Annual motor show bookings surge 35%

Annual motor show bookings surge 35%

Economic recovery, EV policy push sales

A collection of cars on display at the 44th Bangkok International Motor Show 2023 which took place in Bangkok last week. (Photo: Pattarapong Chatpattarasill)
A collection of cars on display at the 44th Bangkok International Motor Show 2023 which took place in Bangkok last week. (Photo: Pattarapong Chatpattarasill)

Car and motorcycle bookings at the 2023 Bangkok International Motor Show, which ended on Sunday, rose by more than 35% year-on-year to 45,983 units, thanks to an improving economy and electric vehicles (EVs).

The economic recovery and the government's policy to promote EVs, which encourages EV manufacturers to introduce electric cars to prospective EV buyers were key factors, said Jaturon Komolmit, vice-chairman of Grand Prix International, which organised the event.

The 44th Bangkok International Motor Show, which started on March 22, lasted 12 days, drawing 1.62 million visitors, an increase from 1.57 million visitors last year.

"The Thai automotive industry tends to get healthier and grow, thanks to EVs which drew a good response from buyers," said Mr Jaturon, adding there were a total of 50 new models of battery and oil-powered cars and motorcycles at the event.

Bookings for electric autos stood at 9,234 units, making up 21.5% of total car bookings. Internal combustion engine-based cars still commanded the most bookings, which amounted to 33,651 units, a year-on-year increase of more than 34%.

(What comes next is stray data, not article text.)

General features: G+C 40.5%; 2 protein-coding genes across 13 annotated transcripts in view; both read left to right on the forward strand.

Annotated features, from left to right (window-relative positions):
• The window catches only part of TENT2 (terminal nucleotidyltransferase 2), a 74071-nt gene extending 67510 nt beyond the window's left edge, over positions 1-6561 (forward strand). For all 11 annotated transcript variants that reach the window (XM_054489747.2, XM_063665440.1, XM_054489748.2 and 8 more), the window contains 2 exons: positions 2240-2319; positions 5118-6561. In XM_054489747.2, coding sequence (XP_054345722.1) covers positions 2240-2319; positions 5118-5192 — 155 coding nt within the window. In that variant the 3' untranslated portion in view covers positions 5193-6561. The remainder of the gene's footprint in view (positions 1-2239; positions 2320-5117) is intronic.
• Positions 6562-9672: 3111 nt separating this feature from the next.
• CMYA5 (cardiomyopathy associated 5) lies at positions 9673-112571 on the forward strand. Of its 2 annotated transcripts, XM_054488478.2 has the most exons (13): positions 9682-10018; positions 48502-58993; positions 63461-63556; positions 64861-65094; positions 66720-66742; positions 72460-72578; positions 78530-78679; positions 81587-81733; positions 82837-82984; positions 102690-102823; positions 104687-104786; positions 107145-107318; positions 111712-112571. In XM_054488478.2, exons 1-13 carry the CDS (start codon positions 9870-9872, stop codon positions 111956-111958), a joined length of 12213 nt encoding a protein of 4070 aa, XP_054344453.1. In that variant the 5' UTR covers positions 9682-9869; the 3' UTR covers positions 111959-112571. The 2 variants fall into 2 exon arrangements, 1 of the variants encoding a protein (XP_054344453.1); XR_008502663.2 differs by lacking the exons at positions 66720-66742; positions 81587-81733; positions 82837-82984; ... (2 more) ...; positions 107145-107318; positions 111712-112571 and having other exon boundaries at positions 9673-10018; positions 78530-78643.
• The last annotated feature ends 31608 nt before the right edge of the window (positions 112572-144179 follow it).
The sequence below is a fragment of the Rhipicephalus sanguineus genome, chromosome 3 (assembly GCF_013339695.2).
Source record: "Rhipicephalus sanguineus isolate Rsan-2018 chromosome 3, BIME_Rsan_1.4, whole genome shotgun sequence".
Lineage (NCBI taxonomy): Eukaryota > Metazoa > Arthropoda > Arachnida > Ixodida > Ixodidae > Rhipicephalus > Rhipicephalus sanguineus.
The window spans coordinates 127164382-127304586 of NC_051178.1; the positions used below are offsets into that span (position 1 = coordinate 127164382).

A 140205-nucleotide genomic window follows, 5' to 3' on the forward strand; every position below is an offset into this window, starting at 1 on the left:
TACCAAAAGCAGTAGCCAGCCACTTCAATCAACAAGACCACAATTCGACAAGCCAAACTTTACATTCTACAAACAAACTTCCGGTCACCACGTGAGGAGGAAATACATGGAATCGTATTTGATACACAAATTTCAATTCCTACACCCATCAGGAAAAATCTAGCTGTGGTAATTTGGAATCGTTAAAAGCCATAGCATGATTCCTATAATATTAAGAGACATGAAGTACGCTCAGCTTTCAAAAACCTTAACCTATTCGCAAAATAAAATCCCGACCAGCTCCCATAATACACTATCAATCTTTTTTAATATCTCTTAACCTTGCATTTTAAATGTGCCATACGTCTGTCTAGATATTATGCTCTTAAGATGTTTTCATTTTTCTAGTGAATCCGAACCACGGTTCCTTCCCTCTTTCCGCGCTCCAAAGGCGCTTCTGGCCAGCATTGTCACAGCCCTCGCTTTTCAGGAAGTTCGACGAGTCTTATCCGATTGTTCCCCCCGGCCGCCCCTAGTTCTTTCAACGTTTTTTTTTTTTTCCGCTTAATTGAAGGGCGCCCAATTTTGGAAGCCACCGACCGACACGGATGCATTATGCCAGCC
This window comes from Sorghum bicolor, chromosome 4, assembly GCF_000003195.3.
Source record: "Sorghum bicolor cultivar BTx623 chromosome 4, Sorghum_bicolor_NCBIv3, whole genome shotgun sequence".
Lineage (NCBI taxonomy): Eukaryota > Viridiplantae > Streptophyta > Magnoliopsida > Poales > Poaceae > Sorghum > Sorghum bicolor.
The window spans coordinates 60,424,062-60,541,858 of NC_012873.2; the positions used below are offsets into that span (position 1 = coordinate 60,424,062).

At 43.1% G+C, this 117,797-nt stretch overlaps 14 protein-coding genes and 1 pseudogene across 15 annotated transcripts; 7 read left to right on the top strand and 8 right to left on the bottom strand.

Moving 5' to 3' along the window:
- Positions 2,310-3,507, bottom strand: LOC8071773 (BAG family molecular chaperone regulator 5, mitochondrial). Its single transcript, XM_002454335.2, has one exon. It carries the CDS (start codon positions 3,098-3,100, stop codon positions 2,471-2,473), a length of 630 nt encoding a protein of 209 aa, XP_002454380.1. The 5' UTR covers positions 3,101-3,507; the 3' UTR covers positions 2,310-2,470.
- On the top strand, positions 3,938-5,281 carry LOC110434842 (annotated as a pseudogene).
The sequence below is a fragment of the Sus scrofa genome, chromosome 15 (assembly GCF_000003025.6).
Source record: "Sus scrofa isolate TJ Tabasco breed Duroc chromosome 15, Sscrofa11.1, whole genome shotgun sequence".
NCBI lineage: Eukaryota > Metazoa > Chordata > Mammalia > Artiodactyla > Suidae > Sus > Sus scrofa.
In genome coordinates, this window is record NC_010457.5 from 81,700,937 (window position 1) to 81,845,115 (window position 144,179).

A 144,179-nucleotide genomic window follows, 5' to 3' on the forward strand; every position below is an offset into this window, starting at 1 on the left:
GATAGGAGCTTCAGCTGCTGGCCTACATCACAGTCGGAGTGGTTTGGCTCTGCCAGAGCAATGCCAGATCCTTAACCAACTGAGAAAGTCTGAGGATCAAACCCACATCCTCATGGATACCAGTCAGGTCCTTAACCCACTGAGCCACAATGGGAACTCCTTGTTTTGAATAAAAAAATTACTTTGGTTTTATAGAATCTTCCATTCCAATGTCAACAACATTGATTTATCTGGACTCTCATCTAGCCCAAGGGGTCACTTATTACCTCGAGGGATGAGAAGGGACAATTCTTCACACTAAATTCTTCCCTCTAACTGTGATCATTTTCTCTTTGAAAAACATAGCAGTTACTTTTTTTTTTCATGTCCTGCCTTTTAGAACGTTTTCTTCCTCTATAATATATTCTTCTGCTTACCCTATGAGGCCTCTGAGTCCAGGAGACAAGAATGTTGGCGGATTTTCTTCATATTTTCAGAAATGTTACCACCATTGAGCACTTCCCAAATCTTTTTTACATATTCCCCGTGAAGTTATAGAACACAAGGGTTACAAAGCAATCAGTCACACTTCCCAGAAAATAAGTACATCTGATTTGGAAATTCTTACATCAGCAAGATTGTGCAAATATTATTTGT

Last year, total car bookings reached 31,896 units, a surge from 8,843 in 2021 and 18,394 in 2020, during which Thailand was hardly hit by the Covid-19 pandemic.

In the 2023 Motor Show, bookings of motorcycles also increased by 56.7% year-on-year to 3,098 units. Electric motorcycles accounted for 837 of the tally.

Many global car makers expressed worry that the domestic automotive industry may be affected by high inflation and household debt, which would weaken people's purchasing power, as well as stricter loan conditions set by financial institutions for car buyers.

On the positive side, Surapong Paisitpatanapong, vice-chairman of the Federation of Thai Industries (FTI) and spokesman for the FTI's Automotive Industry Club, said he believes the prolonged global semiconductor shortage would ease this year, compared with the severe scarcity a few years ago.

The club expects total car manufacturing in Thailand to reach its target of 1.95 million units this year, an increase of 3.53% from more than 1.88 million units in 2022.

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